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Video transcript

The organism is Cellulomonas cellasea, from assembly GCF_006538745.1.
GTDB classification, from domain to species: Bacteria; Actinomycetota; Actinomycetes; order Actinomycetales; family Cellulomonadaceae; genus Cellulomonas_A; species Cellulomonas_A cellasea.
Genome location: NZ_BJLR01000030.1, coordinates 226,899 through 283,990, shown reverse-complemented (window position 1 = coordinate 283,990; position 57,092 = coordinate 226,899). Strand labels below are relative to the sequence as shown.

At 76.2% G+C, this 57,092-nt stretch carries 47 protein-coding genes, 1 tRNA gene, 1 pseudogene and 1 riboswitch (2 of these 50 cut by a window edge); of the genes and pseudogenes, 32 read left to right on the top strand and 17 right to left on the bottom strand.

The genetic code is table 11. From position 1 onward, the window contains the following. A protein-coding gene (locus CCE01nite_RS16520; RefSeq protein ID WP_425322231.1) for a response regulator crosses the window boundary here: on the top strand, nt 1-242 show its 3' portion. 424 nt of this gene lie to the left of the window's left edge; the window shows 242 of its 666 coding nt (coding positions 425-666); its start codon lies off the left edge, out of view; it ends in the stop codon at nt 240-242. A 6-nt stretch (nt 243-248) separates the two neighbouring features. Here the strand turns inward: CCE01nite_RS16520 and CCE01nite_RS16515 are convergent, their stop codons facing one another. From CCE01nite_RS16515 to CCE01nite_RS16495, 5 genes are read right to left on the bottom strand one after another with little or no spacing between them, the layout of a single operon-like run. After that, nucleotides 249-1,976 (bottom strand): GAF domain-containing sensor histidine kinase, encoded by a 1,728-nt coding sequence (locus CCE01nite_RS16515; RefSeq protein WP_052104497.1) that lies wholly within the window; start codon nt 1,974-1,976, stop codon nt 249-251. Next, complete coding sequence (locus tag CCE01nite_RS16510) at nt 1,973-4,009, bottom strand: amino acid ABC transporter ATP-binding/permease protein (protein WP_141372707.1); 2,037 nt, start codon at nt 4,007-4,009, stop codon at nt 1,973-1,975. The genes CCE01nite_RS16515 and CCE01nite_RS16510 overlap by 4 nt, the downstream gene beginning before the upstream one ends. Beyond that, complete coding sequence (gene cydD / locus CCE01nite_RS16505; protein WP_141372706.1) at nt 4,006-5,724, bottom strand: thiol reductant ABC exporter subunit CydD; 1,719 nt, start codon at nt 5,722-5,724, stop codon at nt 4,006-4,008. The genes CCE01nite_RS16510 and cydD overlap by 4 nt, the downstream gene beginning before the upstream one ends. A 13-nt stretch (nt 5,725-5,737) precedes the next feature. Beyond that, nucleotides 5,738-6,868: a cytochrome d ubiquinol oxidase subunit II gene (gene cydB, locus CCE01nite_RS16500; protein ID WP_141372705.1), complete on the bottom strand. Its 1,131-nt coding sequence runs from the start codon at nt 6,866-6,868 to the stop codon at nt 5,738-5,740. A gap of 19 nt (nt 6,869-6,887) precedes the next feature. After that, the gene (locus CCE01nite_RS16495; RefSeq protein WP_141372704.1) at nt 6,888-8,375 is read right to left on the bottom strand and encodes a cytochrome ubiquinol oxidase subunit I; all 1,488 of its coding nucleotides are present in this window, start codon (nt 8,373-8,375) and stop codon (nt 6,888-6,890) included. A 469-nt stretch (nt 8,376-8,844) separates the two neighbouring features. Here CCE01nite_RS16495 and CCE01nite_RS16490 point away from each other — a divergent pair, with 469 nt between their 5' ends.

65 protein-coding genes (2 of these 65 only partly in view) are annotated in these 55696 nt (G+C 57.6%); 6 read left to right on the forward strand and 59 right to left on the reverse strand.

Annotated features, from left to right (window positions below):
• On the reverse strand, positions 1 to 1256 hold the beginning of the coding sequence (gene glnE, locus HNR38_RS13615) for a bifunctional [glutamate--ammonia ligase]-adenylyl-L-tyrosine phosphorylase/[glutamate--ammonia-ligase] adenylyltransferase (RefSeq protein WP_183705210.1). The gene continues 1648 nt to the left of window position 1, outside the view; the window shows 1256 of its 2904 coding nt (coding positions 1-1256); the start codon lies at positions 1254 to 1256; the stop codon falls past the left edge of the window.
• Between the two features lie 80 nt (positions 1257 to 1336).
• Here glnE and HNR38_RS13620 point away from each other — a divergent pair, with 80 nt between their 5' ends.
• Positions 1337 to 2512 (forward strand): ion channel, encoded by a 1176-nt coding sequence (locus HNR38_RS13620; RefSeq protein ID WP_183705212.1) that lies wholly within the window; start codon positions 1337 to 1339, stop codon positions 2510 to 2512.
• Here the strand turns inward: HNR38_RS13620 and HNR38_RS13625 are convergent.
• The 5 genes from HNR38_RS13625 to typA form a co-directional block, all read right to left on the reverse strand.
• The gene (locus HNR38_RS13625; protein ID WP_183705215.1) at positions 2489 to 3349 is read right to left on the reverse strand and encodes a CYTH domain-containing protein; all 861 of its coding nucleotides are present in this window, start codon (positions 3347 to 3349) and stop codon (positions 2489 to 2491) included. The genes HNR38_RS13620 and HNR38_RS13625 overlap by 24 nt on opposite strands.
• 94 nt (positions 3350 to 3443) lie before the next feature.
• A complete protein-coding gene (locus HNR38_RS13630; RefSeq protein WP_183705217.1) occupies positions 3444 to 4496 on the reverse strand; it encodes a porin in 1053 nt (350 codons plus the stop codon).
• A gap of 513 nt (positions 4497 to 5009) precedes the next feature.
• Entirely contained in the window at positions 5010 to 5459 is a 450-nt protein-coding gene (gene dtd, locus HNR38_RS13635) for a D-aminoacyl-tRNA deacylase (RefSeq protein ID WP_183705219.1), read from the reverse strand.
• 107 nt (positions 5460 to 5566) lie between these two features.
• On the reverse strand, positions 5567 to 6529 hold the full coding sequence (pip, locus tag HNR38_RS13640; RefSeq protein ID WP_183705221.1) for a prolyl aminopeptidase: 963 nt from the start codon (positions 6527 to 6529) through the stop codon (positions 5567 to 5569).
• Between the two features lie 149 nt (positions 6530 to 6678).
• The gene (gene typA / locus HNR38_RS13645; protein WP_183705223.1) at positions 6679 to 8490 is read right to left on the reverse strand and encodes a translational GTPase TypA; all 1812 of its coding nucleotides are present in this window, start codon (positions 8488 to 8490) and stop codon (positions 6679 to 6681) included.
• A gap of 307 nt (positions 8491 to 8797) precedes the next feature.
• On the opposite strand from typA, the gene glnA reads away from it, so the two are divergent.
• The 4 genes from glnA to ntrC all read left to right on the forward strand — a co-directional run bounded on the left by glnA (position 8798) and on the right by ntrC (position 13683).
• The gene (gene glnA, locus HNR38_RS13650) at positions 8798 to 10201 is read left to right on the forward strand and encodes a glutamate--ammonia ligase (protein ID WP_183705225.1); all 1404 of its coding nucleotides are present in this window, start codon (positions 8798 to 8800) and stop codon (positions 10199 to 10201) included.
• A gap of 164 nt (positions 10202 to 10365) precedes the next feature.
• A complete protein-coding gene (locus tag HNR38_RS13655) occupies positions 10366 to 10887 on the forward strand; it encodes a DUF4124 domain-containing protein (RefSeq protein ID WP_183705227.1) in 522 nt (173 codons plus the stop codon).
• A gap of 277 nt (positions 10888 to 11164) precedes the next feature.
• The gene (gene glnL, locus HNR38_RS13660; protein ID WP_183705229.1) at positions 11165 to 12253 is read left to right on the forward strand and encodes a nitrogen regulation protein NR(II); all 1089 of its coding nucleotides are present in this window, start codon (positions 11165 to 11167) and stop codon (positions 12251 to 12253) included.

let's talk about microtubules in more detail so first we'll discuss the structure so microtubules are made up of two proteins the first is called alpha tubulin and the second similar protein is called beta tubulin and the alpha tubulin and beta tubulin will join together to form a dimer a dimer simply when you have two molecules that are similar or identical and you put them together and then these dimers are going to form long chains or polymers and these polymers will be put together into a sheet and then that sheet is going to be rolled up to form a tube and here we have a microtubule and if you recall the diameter of a microtubule is approximately 25 nanometers and at one end of the microtubule it's going to be anchored to this place called the microtubule organizing Center or in short we could call it the MTO C and at the other end it's actually really interesting dimers can be added very very quickly to this end of the microtubule making it longer or diamas could be taken off that end of the microtubule making it shorter so it can become longer and shorter very very quickly so microtubules are dynamic they change and they can change very quickly and you'll see as we go along it's important for microtubules to be able to become longer or shorter in order for them to fulfill their functions let's go back to the microtubule organizing centers so there are actually different types of microtubule organizing centers and we're going to talk about two the first is the centrosome and the second is called a basal body in centrosomes and basal bodies are pretty similar in structure but the microtubules attached to them carry out different functions let's talk about the centrosome first the centrosome is an organelle that's found near the nucleus of a cells made up of a lot of these different types of proteins but we're going to focus mainly on two rods that are found in the centrosome these are the two blue rods that I'm shading in and each one of these rods is called a centriole and if we took a closer look at the structure of the centrioles it would look something like this they're made up of these Triplets of microtubules so each one of these triplets are three microtubules that are attached to each other and there are nine of these triplets that make up one centriole I'm just going to circle them eight and nine so that means it takes 27 microtubules to make one central and what purpose do these centrioles serve well when a cell is replicating or undergoing mitosis the centrioles are going to duplicate and appear centrioles will land up on either side of the cell and we're going to fast forward to the metaphase part of mitosis right now so here we are in the metaphase part of mitosis and we're looking at what's called the mitotic spindle the blue lines that kind of look maybe like I don't know the web of a spider so those are all microtubule fibers and they're holding onto the chromosomes in a very specific way so let's go through this mitotic spindle step by step so we have in the center of the cell the chromosomes then at the center of the chromosomes in that magenta that's the centromere and then outside of the centromere in light blue that is the kinetochore the kinetochore is a protein on the chromosome that's going to serve as an anchoring site for the fibers so coming out of the kinetochore those blue little fibers those are the kinetochore fibers and then the kinetochore fibers turn into the microtubules so let's pick one right over here so these are the microtubules and if I wanted to be more specific I'd say that these are the inter polar microtubules so I'm just going to point out a couple more to make it clear this would be an interpolar microtubules this would be an interpolar microtubule this would not be an interpolar microtubule we'll see them in what that is but anyway they're called interpolar microtubules because they are between the two poles of the cell this being one pole and this being another pole and you can see the interpolar microtubules are attached to our centrioles I'm just going to highlight that to make it more clear here's one pair of centrioles and here's another pair of centrioles so the centrioles are an anchoring site for the interpolar microtubules let's just go through a couple of other structures so these microtubules that are kind of coming out of the centrioles those are called astral microtubules and they're called astral microtubules because this part the centrioles plus those fibers that are kind of coming out of it so each one of these is called an Astor and it's called an Astor because the forms a shape that looks something like a star and the word Astor means star and you can see some of the interpolar microtubules are actually attached to the astral microtubules it's a pretty complex network going on but what's the point of this entire mitotic spindle well if you recall I mentioned before that microtubules can shorten or become longer very very quickly so it's going to happen during the next phase of mitosis during anaphase is the microtubules are going to become shorter and pull the chromosomes apart so that one half of all the chromosomes ends up on one side of the cell and the other half of all the chromosomes ends up on the other side of the cell so it helps to separate the core Soames and then eventually the cell is going to be split down the middle and two different cells are going to be formed so the purpose of the centrioles is they serve as an anchoring site for the microtubules that are attached to the chromosomes and then the microtubules will become shorter pulling the chromosomes apart having half of them in one half of the cell the other half on the other half of the cell so let's just recap we mentioned that there are two different types of microtubule organizing centers we said the first was the centrosome so I'm just going to point it out in the diagram the center someone to be this area and recall the centrosome is composed of these centrioles plus other proteins and then we said the other type of microtubule organizing Center is called a basal body so we just discussed the centrosome now we're going to move on to basal bodies so basal bodies are the microtubule organizing Center in cells that have either cilia and Cingular that would be a cilium or flagella and in singular that would be a flagellum so cilia are these here like projections that come out of cell for example in cells in the respiratory tract have cilia on they beat in an upward direction and they helped push mucus up our respiratory tract and that's why you'll sometimes a cough up mucus and flip a flagellum is a tail like projection that comes out of the cell and it helps the cell move and in fact the only human cell that has a flagellum is the sperm cell so sperm cells move with the help of their flagella and I'd like you to keep in mind when we talk about flagella that we're speaking about flagella that's found in eukaryotic cells because the flagella found in prokaryotic cells has a different structure than what we're describing so just keep that in mind so here we have a cell with a nucleus in the center and right over here in blue is the microtubule organizing Center or the basal body remember it has pretty much the same structure as a central and anchored to the basal body is a flagellum or a cilia so flagellum and cilia have pretty much the same structure the only difference is that cilia tend to be shorter and flagella are longer so we're going to pretend like this is a flagellum but if there were cilia it's the same structure anyway so if we were to cut the flagellum or cilia for that matter just like that and look at a cross-section of it it would look something like this so it's made up of microtubules that are in a very specific arrangement and we call this the 9+2 arrangement let's see why it's called this way so it's made up of these piers of microtubules and they're actually nine piers one two three four five six seven eight nine piers and in the centre there is one lone pair and that's what that two refers to so that's why this arrangement is called the nine plus two arrangement and between the pairs of microtubules we have this protein called Nexen it helps to keep the microtubules in their place and then coming out of the microtubules we have this protein called dining and dining is a protein that breaks down ETP and uses that energy to help the microtubules move past each other and that's actually what drives the movement of the flagella and cilia so that takes care of basal bodies and now let's talk about one more function of microtubules microtubules play a really important role in the internal transport in neurons so here we have a nerve cell let's just label the various parts we have the dendrites here we have the soma or the cell body we have the nucleus we have the axon and then we have the synaptic terminal and most of these substances in the cell are made in a soma and these substances have to get to the axon or to the synaptic terminal and how does that happen well with the help of the microtubules so the microtubules form this network that runs from the soma all the way down to the synaptic terminal and they kind of act like a railroad track and different substances are moved along this railroad track of microtubules with the help of two proteins kinesin and dynein so kinesin and dynein help to shuttle different things from the soma down to the axon or the synaptic terminal so what are some things that can be shuttled down this microtubule railroad so synaptic vesicles which actually contain neurotransmitters different proteins of the cell needs different lipids that might be necessary and even organelles such as mitochondria and kinesin and dynein are able to transport substances in this direction from the soma to the synaptic terminal but also in the other direction going from the synaptic terminal to the soma and this process is called axonal transport or another way to see that is axial plasmic transport that means transporting substances down this microtubule railroad track so microtubules play a very important role in the transport in nerve cells in fact they even help to transport nerve signals because synaptic vesicles which contain neurotransmitters are shuttled down microtubule railroad tracks all the way to the synaptic terminal where the neurotransmitters that they contain are released into the synapse